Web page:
‘Bad public policy and an unfair burden:’ Electric utility PPL warns that nuke bailout will cost customers $130M a year
An image of the email PPL sent to customers on Wednesday, March 13, announcing the utility company’s opposition to a nuclear industry proposal in Pa.’s House.
*This story was updated on Thursday afternoon with new comments from a PPL spokesman.
Pennsylvania Power and Light (PPL), a utility company headquartered in Allentown, told customers in an email Wednesday that the bill being branded as a “bailout” for the nuclear industry would cost its customers a collective $130 million per year.
They’re opposing it on the grounds that it’s “bad public policy and an unfair burden on our customers,” they wrote.
PPL provides electricity to 1.4 million customers in south central and eastern Pennsylvania, according to an industry monitor.
*Though he could not offer a specific figure, PPL spokesman Paul Flake said Thursday that “many” of those customers received Wednesday’s email, which bore the subject line, “Nuclear subsidy plan in PA would raise your electric bill.”
He also said it’s not unusual for the utility company to talk to its customers about legislative issues.
“As a regulated utility, PPL Electric Utilities actively engages with its external stakeholders, including legislators, on a regular basis on issues that potentially impact its customers, including the recently introduced nuclear subsidy legislation,” Flake said.
The bill introduced by Rep. Thomas Mehaffie, R-Dauphin, on Monday would require utility companies to purchase clean energy credits from renewable energy providers, including nuclear power plants, solar companies, and hydropower plants.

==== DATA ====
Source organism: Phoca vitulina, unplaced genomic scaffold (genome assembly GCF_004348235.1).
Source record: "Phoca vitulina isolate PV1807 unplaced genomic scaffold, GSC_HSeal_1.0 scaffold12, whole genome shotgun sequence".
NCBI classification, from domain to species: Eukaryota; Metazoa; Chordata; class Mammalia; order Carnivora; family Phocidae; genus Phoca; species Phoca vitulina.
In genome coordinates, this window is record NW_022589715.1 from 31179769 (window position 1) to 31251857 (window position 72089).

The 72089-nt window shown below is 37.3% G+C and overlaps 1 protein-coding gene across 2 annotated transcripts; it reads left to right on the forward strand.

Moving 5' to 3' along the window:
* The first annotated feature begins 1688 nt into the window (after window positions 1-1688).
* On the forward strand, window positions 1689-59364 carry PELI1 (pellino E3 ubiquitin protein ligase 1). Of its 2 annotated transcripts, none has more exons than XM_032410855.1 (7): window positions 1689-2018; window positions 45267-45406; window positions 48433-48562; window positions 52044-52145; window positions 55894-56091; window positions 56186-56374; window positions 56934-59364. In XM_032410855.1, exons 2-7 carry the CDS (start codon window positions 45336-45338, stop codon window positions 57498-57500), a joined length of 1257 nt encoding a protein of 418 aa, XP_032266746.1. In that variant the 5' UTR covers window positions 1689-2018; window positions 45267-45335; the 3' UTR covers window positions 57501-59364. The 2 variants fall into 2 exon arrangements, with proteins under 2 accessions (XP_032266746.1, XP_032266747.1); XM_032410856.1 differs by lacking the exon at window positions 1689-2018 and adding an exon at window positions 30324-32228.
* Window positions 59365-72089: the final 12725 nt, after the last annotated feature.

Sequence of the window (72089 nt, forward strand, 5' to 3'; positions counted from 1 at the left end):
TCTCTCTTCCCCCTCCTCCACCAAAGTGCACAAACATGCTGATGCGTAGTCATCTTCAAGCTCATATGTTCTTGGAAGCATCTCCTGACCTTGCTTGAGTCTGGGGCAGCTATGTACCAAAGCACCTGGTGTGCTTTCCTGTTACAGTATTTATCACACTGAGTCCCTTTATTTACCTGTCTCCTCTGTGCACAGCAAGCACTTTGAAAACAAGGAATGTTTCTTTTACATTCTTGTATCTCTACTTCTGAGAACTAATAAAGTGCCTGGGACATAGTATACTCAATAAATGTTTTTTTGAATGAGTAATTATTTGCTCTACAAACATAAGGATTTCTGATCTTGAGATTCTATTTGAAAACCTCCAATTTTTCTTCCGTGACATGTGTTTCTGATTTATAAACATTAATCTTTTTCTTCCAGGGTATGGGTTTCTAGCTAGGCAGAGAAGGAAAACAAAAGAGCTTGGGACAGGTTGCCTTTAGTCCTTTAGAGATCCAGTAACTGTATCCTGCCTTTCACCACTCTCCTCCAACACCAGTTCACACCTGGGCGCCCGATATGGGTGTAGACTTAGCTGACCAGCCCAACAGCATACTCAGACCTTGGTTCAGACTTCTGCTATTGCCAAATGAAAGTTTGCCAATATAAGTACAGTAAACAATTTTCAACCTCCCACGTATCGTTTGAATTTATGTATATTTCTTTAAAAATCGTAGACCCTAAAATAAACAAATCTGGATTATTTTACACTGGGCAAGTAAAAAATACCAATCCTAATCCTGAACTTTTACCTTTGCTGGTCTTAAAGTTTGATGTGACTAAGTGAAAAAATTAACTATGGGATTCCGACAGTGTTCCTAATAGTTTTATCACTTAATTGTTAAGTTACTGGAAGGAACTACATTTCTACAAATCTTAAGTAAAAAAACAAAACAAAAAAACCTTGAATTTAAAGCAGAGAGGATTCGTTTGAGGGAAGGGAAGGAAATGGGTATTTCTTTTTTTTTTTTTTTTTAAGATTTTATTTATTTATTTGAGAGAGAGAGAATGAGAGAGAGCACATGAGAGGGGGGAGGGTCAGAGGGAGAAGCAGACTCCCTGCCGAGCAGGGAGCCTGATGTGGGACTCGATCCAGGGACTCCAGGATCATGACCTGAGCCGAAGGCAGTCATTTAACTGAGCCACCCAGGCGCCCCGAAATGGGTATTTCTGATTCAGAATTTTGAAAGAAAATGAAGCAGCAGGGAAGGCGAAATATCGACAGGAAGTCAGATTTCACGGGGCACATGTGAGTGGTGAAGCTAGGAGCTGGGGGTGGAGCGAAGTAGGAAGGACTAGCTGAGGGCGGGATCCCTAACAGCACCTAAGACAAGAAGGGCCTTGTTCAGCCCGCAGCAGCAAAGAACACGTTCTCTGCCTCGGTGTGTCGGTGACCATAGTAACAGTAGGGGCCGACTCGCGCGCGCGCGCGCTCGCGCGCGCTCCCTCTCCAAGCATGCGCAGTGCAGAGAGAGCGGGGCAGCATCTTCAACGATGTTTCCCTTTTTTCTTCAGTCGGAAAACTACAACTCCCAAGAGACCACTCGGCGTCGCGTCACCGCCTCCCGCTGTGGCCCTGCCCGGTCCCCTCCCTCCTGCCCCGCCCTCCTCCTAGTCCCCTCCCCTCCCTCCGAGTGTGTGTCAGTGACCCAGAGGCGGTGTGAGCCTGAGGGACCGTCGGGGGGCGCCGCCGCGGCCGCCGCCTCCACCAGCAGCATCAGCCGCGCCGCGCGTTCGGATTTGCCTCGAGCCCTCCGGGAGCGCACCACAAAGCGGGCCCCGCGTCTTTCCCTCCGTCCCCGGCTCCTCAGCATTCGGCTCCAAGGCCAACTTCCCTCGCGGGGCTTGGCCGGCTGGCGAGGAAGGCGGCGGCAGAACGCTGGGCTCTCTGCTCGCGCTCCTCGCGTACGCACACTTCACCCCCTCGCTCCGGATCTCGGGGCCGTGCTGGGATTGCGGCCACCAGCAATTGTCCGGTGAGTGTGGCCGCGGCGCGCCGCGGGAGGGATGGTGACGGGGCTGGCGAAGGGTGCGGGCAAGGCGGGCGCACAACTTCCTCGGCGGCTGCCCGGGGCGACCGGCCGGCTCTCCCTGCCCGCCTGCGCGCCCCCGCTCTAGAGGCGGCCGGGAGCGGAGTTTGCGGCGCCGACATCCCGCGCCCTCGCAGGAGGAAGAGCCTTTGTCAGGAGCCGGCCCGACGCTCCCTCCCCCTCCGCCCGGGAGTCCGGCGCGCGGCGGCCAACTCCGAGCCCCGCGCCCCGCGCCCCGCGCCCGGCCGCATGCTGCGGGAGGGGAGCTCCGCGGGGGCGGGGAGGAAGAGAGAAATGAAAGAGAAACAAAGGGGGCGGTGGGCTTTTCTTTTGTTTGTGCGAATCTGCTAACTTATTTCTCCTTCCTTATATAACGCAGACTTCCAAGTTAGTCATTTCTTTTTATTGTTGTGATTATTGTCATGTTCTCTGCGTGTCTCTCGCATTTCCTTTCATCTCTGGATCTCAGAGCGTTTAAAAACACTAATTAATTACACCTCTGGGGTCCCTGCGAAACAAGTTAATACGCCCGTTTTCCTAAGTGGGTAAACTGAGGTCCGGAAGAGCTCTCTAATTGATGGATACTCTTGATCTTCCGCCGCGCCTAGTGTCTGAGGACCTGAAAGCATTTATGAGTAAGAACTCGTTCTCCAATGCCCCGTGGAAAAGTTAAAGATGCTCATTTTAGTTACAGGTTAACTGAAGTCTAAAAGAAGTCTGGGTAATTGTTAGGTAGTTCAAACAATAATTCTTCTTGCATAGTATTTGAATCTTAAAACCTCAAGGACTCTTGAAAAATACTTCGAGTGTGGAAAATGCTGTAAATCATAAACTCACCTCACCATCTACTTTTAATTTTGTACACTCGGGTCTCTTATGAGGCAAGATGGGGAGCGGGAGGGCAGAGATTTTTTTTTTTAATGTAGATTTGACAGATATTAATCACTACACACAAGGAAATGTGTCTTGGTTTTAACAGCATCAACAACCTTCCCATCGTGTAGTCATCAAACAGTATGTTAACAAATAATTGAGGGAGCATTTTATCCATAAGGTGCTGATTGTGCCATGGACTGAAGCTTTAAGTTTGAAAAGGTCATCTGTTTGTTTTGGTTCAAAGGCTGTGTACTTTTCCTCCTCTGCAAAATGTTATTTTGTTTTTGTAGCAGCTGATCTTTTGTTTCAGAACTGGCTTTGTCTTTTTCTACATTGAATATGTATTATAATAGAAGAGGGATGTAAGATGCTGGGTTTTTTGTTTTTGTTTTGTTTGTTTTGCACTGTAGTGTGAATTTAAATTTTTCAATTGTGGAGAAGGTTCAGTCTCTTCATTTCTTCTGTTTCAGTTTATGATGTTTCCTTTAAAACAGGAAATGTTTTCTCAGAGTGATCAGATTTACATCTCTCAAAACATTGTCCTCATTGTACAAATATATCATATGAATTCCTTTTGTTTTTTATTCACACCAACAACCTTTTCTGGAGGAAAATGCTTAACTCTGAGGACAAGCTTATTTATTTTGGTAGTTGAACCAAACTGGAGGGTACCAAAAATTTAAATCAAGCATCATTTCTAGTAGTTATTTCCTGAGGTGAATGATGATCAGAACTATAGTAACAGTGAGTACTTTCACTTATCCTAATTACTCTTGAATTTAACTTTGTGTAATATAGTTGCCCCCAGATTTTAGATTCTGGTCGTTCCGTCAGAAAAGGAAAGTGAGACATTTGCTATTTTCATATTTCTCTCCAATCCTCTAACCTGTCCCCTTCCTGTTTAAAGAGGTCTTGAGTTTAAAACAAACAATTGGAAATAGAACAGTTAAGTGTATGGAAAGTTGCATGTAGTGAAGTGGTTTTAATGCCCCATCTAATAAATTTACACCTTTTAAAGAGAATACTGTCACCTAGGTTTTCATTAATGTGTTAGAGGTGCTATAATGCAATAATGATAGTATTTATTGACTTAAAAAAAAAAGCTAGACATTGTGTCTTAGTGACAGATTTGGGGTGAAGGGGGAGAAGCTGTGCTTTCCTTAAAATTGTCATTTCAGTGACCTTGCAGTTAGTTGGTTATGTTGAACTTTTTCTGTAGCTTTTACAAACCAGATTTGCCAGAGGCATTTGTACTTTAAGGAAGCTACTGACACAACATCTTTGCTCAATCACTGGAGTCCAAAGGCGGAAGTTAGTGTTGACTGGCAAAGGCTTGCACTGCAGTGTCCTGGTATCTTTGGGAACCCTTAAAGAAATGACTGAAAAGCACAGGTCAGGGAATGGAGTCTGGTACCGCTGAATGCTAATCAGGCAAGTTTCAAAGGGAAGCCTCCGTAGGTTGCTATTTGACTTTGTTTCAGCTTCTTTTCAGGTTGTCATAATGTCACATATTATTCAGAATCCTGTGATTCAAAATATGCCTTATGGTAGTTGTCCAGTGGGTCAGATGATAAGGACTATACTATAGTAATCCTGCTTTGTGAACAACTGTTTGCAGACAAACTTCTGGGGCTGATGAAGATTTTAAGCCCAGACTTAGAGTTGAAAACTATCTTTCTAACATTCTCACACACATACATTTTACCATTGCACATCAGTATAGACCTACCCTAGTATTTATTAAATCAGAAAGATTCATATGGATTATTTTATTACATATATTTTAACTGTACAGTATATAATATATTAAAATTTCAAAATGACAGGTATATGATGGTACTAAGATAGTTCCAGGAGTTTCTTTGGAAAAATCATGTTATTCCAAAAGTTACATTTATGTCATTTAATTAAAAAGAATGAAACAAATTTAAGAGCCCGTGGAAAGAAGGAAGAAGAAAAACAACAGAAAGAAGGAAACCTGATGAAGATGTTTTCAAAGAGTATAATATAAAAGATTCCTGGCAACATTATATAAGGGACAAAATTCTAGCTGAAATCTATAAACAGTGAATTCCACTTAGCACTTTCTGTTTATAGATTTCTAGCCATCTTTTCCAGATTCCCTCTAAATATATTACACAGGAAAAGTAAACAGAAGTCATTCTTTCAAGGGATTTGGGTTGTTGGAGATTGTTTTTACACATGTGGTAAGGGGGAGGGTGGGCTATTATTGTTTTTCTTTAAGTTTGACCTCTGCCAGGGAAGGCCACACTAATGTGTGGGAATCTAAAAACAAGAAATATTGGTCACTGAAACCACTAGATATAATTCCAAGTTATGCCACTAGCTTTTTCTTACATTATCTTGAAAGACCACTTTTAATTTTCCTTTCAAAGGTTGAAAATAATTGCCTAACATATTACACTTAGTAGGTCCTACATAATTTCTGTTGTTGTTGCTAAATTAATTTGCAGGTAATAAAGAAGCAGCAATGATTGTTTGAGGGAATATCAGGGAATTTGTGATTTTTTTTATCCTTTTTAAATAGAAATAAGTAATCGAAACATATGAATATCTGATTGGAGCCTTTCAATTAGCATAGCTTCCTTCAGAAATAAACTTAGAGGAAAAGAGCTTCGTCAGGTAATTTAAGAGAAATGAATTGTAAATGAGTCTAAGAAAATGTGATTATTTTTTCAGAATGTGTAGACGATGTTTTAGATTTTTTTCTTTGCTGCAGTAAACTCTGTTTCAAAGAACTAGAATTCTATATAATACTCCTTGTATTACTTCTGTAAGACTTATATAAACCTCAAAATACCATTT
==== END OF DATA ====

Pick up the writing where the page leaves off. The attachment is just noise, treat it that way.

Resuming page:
- Read More: The nuclear industry debate, explained
PPL says the bill would effectively require them to purchase half their power from the nuclear industry.
Independent analysts expect the bill will cost electric ratepayers an additional $500 million per year, or $1.77 per month for an average household.
Mehaffie says that the cost to consumers will be even higher if the legislature fails to pass his bill and allows nuclear power plants to close.
The out-of-state owners of Pennsylvania’s Three Mile Island and Beaver Valley plants have already pledged to permanently decommission their reactors by 2021 if lawmakers don’t throw the industry a lifeline this year.
While they see the environmental benefits of carbon-free nuclear energy and support “a clean energy future,” PPL doesn’t think the bill represents a genuine commitment to clean energy.
Instead, they say, it funnels money to an industry that already benefits from robust competition in Pennsylvania’s energy markets.
“No one disputes that nuclear energy is carbon-free, but we don’t want the public to confuse narrow nuclear subsidy proposals with efficient and effective economy-wide, market-based efforts to move the state toward a low carbon future,” the email reads.
Their explanation conforms with complaints raised by environmental activists, consumer advocates and other opponents to the nuclear bill, including Steve Kratz of the Citizens Against Nuclear Bailouts, who told the Capital Star in February that the proposal is “corporate greed disguised as green.”
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